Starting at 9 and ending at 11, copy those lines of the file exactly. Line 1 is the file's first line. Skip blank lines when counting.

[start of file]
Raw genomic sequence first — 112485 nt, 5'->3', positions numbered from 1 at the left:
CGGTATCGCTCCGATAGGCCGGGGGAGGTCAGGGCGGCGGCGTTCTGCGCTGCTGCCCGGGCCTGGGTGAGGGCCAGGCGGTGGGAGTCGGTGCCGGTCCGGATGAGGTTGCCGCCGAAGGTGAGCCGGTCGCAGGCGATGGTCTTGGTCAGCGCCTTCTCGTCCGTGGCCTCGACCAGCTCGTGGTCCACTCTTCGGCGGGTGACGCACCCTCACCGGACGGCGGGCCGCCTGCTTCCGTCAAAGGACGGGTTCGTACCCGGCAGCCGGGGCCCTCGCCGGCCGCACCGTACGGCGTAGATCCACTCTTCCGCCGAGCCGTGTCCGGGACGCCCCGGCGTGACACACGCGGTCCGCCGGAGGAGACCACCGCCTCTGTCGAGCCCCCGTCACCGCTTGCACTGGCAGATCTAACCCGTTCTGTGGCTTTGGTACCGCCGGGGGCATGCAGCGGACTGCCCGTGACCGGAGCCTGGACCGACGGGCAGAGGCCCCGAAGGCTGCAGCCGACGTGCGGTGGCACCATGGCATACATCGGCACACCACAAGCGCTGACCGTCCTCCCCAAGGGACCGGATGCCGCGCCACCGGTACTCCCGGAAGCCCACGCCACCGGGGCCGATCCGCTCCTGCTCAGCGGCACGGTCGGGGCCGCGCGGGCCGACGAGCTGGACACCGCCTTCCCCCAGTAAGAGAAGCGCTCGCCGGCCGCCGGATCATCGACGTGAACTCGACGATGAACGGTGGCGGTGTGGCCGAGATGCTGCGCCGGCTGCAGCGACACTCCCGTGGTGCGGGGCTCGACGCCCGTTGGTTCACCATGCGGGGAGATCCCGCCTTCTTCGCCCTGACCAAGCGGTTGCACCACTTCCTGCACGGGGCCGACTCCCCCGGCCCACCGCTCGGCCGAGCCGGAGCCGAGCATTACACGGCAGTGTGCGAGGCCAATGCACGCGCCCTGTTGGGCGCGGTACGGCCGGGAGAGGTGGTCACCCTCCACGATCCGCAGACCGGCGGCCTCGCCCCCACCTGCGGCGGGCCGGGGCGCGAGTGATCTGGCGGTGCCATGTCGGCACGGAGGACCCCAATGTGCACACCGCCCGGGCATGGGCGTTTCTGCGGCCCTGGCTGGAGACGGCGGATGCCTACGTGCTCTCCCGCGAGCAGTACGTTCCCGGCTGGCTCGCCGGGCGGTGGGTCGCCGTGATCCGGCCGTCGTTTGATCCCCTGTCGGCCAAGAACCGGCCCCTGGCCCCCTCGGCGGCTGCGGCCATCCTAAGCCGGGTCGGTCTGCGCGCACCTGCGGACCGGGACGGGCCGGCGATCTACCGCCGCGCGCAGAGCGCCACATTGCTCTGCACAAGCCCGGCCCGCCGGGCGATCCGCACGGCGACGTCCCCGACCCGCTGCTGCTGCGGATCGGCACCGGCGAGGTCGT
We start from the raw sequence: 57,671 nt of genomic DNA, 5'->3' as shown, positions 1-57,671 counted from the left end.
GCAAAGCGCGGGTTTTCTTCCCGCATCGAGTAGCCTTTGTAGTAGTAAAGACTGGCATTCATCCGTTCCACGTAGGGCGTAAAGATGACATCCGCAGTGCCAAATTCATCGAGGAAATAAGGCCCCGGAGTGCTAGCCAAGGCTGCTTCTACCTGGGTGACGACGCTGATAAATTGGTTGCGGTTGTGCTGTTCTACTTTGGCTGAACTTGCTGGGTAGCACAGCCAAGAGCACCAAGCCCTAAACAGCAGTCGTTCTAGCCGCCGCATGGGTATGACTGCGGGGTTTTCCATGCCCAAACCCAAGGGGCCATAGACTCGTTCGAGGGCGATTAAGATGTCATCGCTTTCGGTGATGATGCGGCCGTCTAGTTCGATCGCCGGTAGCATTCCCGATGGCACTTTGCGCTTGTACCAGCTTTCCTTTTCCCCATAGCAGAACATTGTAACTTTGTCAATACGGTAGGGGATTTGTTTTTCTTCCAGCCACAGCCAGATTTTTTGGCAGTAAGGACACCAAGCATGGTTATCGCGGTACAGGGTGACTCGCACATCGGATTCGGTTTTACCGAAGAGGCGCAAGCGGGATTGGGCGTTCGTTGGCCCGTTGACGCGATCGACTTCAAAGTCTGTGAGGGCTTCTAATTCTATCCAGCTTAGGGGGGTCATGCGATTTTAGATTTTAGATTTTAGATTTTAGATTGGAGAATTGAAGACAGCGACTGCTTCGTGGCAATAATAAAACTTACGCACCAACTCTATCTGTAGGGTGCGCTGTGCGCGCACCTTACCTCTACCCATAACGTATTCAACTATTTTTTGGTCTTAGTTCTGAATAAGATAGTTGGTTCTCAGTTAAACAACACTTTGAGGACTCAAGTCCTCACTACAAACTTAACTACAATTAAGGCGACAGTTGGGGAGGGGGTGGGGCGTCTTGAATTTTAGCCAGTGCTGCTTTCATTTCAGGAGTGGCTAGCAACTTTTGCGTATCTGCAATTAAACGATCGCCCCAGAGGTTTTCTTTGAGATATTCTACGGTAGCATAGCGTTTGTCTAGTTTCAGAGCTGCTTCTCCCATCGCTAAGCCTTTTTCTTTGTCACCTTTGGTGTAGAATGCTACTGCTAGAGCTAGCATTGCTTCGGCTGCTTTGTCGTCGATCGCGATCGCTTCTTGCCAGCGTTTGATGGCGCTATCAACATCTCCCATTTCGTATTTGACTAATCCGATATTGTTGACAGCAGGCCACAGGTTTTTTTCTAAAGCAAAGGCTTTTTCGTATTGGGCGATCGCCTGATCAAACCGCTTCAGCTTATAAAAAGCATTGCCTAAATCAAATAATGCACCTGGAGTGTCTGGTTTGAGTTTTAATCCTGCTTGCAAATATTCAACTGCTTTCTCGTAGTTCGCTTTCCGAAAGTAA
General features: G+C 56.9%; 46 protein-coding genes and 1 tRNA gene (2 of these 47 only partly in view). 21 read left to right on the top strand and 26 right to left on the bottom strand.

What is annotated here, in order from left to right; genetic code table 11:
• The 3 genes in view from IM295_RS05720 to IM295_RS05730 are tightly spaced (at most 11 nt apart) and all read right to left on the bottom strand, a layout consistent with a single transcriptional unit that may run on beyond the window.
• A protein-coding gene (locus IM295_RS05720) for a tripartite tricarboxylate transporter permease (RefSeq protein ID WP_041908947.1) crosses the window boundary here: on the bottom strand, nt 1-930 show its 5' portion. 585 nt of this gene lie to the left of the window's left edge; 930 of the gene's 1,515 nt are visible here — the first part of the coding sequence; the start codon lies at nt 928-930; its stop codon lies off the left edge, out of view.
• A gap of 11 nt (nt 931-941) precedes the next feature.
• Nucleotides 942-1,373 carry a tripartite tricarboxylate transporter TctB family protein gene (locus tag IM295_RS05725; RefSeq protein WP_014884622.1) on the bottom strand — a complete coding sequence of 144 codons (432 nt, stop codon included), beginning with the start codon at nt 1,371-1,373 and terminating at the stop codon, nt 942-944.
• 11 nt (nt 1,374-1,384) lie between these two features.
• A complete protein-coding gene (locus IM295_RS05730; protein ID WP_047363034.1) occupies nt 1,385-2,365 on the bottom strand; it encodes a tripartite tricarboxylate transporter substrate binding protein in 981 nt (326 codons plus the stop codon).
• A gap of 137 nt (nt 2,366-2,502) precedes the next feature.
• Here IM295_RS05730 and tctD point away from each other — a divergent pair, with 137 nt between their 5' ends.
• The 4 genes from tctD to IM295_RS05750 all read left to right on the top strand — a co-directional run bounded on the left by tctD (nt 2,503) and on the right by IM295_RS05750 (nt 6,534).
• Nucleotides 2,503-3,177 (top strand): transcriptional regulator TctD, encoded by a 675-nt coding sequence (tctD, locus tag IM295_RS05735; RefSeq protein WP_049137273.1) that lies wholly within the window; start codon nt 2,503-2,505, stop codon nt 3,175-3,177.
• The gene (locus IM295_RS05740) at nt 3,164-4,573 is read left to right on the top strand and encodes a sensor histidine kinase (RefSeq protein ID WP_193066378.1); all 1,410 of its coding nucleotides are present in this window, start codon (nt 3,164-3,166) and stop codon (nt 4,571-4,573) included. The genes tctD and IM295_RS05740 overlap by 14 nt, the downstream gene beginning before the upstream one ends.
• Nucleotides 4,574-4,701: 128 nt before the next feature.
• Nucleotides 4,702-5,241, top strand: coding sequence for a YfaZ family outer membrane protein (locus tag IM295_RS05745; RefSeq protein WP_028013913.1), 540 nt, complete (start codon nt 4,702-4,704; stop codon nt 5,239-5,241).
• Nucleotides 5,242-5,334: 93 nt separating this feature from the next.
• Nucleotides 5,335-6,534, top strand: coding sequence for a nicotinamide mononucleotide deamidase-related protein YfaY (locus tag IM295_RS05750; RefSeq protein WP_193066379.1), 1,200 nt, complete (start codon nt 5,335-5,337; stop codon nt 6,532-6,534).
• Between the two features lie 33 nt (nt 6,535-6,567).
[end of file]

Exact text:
• A gap of 11 nt (nt 931-941) precedes the next feature.
• Nucleotides 942-1,373 carry a tripartite tricarboxylate transporter TctB family protein gene (locus tag IM295_RS05725; RefSeq protein WP_014884622.1) on the bottom strand — a complete coding sequence of 144 codons (432 nt, stop codon included), beginning with the start codon at nt 1,371-1,373 and terminating at the stop codon, nt 942-944.
• 11 nt (nt 1,374-1,384) lie between these two features.